Start Early and Start Young

Joe Bonamassa is a player I discovered on satellite radio. A superb blues and rock stylist who blends elements of Clapton, Beck, Stevie Ray and other masters, Bonamassa, it turns out, decided he wanted to be a musician at age 4, according to Wikipedia. His parents owned a guitar shop and their musical tastes enveloped his sphere of influence.

Nothing can replace young brain cells absorbing stimuli. I was lucky enough to take piano lessons at age 6 and I’m sure it helps me to this day. Like a personality, a musical ear is a product of heredity and external stimuli. More years listening, practicing and even trying to emulate others equals deeper understanding of the instrument and approaches to take while playing phrases.

You can hear Bonamassa’s influences with every note….what he listened to, what he liked, and who he emulated early on.
The refreshing thing is that, according to what I’ve heard on his radio show, he readily admits his influences and acknowledges them with praise. Honesty is the best policy, and his honesty helps me accept his role as an individual stylist of amalgamation. As a result, I’m starting to recognize his playing as a unique voice, which is the ultimate brand of a true stylist.

Having a listener say “I like your style” or “I like your approach” is the ultimate compliment. After all, does anyone say to anyone “you sound like Clapton” or “you sound like Beck” or “you sound like Santana”? Rare words indeed.

Celebrate your influences, your ear and your time spent listening and practicing. Then try something new using the tools you’ve developed and you’re on your way to creating your unique voice.

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One response to “Start Early and Start Young

  1. I like this short article and it has a familiar ring for me. ‘Familiar’ is a word play because I had an older brother who was musically gifted and a mother who was offered a ‘full ride’ to college for voice in the Great Depression. That would be a remarkable voice! And my cousin is Bryan Adams, known across the ‘country’ as one of the top pedal steel players and pedal steel guitar restorers/mechanics in America (he was a pro country music player all through the 1960s until about 2000).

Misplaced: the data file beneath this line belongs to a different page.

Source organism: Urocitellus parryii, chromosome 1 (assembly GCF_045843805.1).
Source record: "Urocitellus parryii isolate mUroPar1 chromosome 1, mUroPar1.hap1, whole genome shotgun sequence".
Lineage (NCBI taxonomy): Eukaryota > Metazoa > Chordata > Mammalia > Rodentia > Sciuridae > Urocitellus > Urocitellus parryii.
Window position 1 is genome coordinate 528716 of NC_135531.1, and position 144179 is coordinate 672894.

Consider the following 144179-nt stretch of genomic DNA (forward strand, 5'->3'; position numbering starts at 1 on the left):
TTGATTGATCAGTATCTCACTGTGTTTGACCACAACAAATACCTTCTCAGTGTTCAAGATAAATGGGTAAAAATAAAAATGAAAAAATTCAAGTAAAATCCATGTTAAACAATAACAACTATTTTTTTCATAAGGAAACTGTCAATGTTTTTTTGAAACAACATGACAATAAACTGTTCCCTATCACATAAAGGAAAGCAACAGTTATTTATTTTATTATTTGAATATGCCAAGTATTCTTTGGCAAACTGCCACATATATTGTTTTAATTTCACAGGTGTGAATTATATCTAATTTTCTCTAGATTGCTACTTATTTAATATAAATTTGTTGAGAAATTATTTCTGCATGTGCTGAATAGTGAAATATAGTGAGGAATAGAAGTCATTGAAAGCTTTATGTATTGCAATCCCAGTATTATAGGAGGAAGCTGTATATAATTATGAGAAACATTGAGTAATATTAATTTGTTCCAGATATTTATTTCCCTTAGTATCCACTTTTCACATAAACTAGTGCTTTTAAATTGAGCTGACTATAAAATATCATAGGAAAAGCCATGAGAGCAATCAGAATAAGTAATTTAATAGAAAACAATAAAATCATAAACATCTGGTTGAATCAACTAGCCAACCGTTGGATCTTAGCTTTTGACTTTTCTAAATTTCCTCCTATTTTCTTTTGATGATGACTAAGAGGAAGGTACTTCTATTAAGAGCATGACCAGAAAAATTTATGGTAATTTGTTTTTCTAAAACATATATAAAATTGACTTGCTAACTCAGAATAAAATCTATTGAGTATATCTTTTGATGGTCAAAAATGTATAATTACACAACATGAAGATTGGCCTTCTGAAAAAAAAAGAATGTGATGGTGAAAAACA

The point is that a person with innate talent at music inherits some of it in ‘wiring’ (hand facility, musical appreciation, ability to differentiate styles, etc.) that may not be well articulated figuratively or literally. Some folks have good musical taste and can recognize a well constructed classical or country or rock piece without being able to explain why.

    Hearing a family member playing the heaviest of classical piano repertoire (Liszt, Rachmaninoff, etc.) makes an impression on young ears so that one hears possibilities when writing songs or playing as an adult. Exposure to classical, jazz, ‘standards’, and vintage country and rock and roll (before rock appeared) shapes the ability to appreciate and create musical expressions of ones own musical viewpoint. Creativity is made more effortless as technical skill and musical ‘chops’ develop. But having chops alone does not imply musicality (steady time, good melody sense, creating attractive ‘riffs’ , etc.). I’ve concluded that musical ‘good taste’ is developed from good ‘wiring’ that includes the ability to hear subtleties of tones and musical note arrangements.

    Some people are naturally athletic or intellectually capable, and musical talent is also inherited to a large degree. Talent undeveloped or refined is recognizable by some folks (like music teachers or skilled players with talent), but when inborn aptitude is encouraged and allowed to flourish so as to lead to accomplishment, we call those people ‘talented’ or ‘guitar monsters’, etc.

    And it is not biased to say that they are not like everyone else. They actually are different from most others by having been ‘wired well’ and taking the time to develop their innate ability at playing music.

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